A Canadian book blog: Publishing, marketing, books and technology from a Canadian perspective

Wednesday, October 19, 2005

Undeniably Good

James’ novel Up in Ontario is reviewed in Prairie Fire magazine.

Here’s the review:

Sometime about 1996 James and a group of friends (I tagged on the next season) were frustrated by literary magazines of the time. In particular, we were all frustrated that the venues for new authors and new writing seemed to be reserved for already published authors. It seemed to us that already published authors didn’t count as new authors. How did you get published as an author? So Jesse James Press was born, a chapbook press with the mandate to publish good writing from unpublished authors. The authors retained all copyright but granted Jesse James Press the right to publish the work in chapbook form. No royalties were paid and the money the press made went to production and promotion.

James and I worked to get the chapbooks into bookstores, McNally Robinson was amazingly helpful as was the now-defunct Heaven Art and Book Cafe. And we got the works reviewed, Geist and Broken Pencil were the best supporters at the time.

There were 9-12 chapbooks produced over 3 years, 3 of the authors are now published authors, one chapbook won the Chapbook of the Year Award, which was part of the Manitoba Literary Awards, and the whole venture was my introduction to the publishing world.

Now I told you that story so I could tell you this one.

Bloody hell, now we’re reviewed in Prairie Fire. Well, James is. It was Up in Ontario, the chapbook, that won the Chapbook of the Year Award, James was one of the now published authors, and I love everything about the book, which is why I’m so happy others like it too.

Thursday, October 13, 2005

Congratulations McNally Robinson

Quill and Quire is reporting that Holly and Paul McNally of McNally Robinson Booksellers have won the Ernst and Young Entrepreneur of the Year Award for the Prairies region.

McNally Robinson is one of my favourite bookstores. Their flagship store is in Winnipeg and there is a great spiral staircase up to the children’s section. The store is a bit like a garden. There’s a cobblestone-style path through the store, rich greens, great little seats, a fantastic cafe, and the staff are phenomenal.

If you are ever in Winnipeg, McNally’s is worth a visit.

My romance with James even started in the bookstore, we were on a field trip to the newly opened store. I bought Nietzsche’s The Birth of Tragedy and James lent me Ernest Buckler’s The Mountain and the Valley. It was a big day.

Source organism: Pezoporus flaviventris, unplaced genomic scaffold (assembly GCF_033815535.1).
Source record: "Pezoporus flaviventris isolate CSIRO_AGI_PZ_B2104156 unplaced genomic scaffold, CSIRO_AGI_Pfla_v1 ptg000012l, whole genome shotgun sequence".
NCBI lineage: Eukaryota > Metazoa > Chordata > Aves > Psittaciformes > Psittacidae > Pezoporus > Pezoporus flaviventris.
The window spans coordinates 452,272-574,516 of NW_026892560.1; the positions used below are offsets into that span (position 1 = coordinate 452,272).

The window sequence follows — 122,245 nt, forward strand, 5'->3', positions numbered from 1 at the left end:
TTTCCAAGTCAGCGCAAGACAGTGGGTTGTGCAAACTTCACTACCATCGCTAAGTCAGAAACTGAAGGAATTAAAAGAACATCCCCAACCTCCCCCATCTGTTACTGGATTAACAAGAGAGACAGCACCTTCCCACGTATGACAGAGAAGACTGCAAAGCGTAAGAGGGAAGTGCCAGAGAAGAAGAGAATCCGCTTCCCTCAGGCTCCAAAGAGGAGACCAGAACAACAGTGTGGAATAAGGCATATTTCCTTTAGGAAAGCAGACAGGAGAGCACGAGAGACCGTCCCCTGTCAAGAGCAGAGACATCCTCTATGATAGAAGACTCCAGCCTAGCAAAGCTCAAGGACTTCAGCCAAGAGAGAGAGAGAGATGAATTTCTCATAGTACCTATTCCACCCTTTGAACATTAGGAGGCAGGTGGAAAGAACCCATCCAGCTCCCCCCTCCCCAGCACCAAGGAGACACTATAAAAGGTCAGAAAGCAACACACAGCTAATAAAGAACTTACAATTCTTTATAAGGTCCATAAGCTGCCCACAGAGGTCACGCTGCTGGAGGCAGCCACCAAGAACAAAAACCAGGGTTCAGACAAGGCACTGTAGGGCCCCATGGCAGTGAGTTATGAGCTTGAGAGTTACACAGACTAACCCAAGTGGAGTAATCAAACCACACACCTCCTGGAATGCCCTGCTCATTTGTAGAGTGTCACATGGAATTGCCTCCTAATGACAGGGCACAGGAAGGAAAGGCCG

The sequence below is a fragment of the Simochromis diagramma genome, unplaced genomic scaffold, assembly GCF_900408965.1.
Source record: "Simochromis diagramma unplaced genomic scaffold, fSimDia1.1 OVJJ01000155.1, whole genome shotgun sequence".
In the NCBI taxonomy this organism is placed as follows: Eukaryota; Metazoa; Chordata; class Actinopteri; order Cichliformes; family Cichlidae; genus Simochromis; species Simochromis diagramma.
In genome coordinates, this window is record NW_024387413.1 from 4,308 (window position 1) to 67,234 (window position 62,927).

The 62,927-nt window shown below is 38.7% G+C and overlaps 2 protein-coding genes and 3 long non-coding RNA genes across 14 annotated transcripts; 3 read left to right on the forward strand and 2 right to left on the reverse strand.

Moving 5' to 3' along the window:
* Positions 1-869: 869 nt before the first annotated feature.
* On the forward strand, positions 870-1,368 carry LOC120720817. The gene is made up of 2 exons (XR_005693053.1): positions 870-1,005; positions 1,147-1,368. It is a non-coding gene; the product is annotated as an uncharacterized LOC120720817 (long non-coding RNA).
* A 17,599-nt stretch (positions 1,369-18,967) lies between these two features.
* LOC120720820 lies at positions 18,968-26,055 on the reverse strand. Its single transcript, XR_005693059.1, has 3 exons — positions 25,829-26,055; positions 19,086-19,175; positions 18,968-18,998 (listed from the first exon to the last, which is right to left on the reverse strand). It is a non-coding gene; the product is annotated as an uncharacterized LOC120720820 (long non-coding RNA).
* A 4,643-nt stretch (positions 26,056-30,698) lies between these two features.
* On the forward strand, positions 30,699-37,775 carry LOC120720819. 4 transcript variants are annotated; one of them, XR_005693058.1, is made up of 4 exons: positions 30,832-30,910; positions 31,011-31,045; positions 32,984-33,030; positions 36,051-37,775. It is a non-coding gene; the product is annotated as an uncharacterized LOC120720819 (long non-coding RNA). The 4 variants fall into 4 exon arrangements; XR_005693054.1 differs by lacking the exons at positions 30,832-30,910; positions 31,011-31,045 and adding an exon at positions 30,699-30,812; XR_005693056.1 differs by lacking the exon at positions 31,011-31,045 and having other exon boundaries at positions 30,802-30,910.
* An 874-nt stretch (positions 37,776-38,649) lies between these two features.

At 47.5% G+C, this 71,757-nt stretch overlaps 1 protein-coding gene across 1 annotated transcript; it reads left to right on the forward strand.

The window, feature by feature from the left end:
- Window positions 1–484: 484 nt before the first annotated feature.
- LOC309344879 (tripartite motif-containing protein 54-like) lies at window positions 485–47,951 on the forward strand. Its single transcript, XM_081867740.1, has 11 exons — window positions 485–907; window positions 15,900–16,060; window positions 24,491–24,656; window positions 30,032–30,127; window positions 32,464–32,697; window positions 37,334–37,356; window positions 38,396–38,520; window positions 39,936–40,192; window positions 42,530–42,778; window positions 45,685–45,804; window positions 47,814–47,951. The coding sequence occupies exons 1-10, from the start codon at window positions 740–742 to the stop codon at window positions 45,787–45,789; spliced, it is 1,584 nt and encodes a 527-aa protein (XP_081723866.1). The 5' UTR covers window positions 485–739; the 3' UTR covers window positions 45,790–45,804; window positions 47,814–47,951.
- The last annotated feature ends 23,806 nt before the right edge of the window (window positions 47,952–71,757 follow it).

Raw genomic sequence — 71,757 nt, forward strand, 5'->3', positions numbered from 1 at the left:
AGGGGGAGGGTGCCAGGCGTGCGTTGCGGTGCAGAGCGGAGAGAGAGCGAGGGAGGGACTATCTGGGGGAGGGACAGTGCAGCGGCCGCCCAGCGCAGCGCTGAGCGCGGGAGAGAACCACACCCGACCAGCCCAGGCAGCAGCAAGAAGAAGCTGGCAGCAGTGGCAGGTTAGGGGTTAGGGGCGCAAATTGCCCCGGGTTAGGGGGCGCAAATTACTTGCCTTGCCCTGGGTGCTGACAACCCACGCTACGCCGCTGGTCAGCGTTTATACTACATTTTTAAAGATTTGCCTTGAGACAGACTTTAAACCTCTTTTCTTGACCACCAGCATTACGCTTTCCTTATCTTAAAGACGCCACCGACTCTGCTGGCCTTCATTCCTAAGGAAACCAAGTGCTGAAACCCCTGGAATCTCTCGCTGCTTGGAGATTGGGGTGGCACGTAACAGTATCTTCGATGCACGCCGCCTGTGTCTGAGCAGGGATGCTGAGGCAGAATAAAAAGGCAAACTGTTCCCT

Wednesday, October 12, 2005

Harbour Publishing and Boston Legal

Last night James and I saw an ad for the ABC drama Boston Legal. I don’t keep up with the TV news but this morning in Quill and Quire I read that a Canadian book by Harbour Publishing—fine folks—will be featured. A bit out of date considering the show aired on Oct 11 (yesterday), but pretty exciting nonetheless.

The show was set in a BC town that is engaged in a real-life dispute between environmentalists and fish farmers, in particular about the negative effects of farmed fish on the wild salmon stock.

The book is A Stain Upon the Sea: West Coast Salmon Farming, which is a collection of essays.

Go Harbour!

Tuesday, October 11, 2005

While I Was Away

Just catching up on the news:

Yahoo launches podcast site (Washington Post). http://www.podcasts.yahoo.com

Bible group spreads word by SMS (cnn.com). The Bible Society in Australia launched a SMS translation of Bible verses: “In da Bginnin God cre8d da heavens & da earth.” The word of God dispensed via cell phones, oh dear.

Oct. 29, Business Blogging 101 seminar in Seattle: Business Blogging 101 is a full-day workshop for those new to blogging. Get up and running with an effective weblog strategy. Cost is $195.00 and includes lunch and continental breakfast. Great speakers: Molly E. Holzschlag, Robert Scoble, DL Byron, Buzz Bruggeman and Steve Broback. http://www.blogbusinesssummit.com/seminars/

Home Sweet Home

Yahoo! Last night James and I returned from Greece and Turkey. James’ brother picked us up at the airport and delivered us to his house for turkey dinner. That was awesome, even though I was ready to fall asleep after the first sip of wine, ok, it was even before the wine. We woke at 5 am, caught the 6 am airport shuttle, got on the 9 am flight to London, then the 3:30 pm flight to Vancouver. And after a full 22 hours we were back in Vancouver.

Quick trip review: